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For Craig, who has a disability, remote instruction proved it’s possible to make classes accessible. It stung to see her university walk that back once in-person instruction resumed.
So Craig, who is on the staff of The Georgetown Voice, a student news magazine, wrote an opinion essay this fall laying out her concerns. “Of course, professors are supposed to accommodate for Covid-related absences; considering the methods of accommodation are up to individual professors, however, these accommodations can be far-ranging and often inadequate,” she wrote.
And Covid, she continued, is hardly the only good reason students might have for missing class. “Sometimes, students have a cold and need to take DayQuil. Sometimes, students wake up feeling depressed and need to lay in bed all day. We shouldn’t feel like these reasons are invalid simply because they cannot be supported by a piece of paper.” (Asked to comment on Georgetown’s attendance policy, a university spokesman sent announcements it had made, including a recent one stating its expectation that students “be present on campus to take classes” this semester, with limited exceptions.)
A growing chorus of student opinion essays is taking aim at attendance policies. This fall, the University of Arizona’s student paper ran one with the headline “Why Is Attendance Still Mandatory in 2021?” An essay in the Indiana Daily Student argued that professors should let students miss class to support their mental health. Washington Square News, a student paper at New York University, ran one titled: “Mandatory Attendance Policies Are Irrational and Ableist.”
Add attendance policies to the list of higher-education practices coming under new scrutiny in the pandemic. To be sure, student columnists have taken issue with them before. But the landscape is different now: Most students have attended class online; many have had absences due to Covid. That’s led to new questions: Why, after slogging through Zoom U., can’t they use that technology again when they need to? Why aren’t other health issues — including mental health — treated with the same flexibility that Covid is? Why does every professor seem to handle attendance differently?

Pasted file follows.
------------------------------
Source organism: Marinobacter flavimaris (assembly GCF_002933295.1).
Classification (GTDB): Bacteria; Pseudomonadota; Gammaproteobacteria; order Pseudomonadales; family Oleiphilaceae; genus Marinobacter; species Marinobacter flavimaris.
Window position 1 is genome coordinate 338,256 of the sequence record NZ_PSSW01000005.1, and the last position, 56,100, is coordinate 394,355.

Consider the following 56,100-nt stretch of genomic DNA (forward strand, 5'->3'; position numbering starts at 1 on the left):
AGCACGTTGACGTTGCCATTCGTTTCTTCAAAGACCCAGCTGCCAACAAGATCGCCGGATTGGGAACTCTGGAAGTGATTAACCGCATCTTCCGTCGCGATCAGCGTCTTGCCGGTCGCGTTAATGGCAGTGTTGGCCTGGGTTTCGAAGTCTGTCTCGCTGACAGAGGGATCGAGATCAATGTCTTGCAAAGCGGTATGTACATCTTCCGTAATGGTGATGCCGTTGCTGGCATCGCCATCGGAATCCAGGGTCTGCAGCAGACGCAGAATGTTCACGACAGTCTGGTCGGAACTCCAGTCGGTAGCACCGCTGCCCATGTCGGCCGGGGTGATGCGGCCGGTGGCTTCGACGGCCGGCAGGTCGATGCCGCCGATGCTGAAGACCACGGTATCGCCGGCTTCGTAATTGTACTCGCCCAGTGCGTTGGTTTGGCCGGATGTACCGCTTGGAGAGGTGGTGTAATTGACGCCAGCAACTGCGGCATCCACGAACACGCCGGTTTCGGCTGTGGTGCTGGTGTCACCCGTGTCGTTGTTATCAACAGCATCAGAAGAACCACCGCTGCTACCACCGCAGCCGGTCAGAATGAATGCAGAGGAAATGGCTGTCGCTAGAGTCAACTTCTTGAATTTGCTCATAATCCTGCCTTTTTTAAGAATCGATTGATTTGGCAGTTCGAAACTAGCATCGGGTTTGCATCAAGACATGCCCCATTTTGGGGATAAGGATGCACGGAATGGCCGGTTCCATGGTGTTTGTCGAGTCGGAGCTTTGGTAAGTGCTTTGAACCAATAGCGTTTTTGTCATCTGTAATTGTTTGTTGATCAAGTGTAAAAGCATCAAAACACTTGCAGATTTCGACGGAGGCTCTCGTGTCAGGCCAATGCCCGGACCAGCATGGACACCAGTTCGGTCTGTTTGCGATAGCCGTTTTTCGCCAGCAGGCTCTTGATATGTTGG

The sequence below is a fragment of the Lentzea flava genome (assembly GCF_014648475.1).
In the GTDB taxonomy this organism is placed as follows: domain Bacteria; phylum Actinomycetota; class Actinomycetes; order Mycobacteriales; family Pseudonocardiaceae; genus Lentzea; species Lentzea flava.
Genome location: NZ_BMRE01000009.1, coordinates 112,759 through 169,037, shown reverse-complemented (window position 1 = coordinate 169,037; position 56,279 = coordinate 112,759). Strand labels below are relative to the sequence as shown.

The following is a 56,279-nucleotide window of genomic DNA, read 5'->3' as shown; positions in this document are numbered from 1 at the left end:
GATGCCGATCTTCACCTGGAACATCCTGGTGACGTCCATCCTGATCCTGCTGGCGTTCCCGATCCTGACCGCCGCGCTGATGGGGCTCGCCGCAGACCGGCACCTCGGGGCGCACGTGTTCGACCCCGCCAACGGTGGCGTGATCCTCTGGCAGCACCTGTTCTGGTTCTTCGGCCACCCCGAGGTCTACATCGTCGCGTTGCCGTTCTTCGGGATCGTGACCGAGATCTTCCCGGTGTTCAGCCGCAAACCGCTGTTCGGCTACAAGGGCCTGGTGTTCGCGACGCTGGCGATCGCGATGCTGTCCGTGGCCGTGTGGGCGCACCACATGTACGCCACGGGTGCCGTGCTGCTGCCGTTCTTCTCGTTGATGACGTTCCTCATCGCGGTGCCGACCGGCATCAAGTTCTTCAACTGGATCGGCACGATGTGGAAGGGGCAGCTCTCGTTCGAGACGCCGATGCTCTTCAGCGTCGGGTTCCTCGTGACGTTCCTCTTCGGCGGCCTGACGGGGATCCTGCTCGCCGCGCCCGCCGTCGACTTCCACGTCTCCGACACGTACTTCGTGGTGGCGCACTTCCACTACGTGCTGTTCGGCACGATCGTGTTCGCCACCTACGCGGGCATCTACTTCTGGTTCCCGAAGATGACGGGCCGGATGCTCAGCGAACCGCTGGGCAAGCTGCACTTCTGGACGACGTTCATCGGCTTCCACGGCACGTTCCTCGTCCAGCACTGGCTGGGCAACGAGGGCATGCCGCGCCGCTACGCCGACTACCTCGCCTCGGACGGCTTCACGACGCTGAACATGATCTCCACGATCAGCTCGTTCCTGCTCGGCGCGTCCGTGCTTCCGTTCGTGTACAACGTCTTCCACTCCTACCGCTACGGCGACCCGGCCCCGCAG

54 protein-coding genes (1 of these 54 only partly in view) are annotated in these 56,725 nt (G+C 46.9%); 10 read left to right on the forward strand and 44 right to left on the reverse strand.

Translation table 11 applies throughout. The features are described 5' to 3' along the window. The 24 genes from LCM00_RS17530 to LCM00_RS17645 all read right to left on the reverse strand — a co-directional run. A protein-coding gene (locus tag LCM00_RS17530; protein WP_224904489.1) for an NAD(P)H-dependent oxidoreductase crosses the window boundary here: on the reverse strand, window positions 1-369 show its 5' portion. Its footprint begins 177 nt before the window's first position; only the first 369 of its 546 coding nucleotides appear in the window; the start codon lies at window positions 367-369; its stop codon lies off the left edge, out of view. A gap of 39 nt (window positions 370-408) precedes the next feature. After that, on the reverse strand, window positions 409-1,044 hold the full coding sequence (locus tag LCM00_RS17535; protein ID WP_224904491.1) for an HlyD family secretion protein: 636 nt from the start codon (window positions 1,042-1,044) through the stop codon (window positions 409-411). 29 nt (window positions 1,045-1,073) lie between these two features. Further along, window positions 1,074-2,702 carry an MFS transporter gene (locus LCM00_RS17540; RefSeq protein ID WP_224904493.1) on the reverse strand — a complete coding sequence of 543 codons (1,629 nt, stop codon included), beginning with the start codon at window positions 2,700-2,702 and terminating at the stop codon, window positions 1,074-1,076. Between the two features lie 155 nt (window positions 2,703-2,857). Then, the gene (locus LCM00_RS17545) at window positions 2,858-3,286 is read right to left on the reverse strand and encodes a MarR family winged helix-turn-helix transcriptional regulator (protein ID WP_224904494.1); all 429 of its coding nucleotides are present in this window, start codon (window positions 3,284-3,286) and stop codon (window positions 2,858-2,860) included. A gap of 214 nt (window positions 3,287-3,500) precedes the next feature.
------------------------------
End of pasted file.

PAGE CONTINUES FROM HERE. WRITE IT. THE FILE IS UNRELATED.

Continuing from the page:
As a new semester opens against a backdrop of yet another surge in Covid cases, those questions have only grown more urgent. Students who have Covid aren’t supposed to come to class, or to be penalized for missing it, points out Anu Mishra, a sophomore political-science major at North Carolina State University who wrote an essay arguing that all classes should have an online option. But students who are exposed to Covid have to work out a plan with individual professors, who may well tell them to come to class anyway. Mishra is vaccinated and boosted, but she knows she could still get and spread Covid. Coming to class after an exposure seems irresponsible to her, but, she wrote, last semester she felt forced to.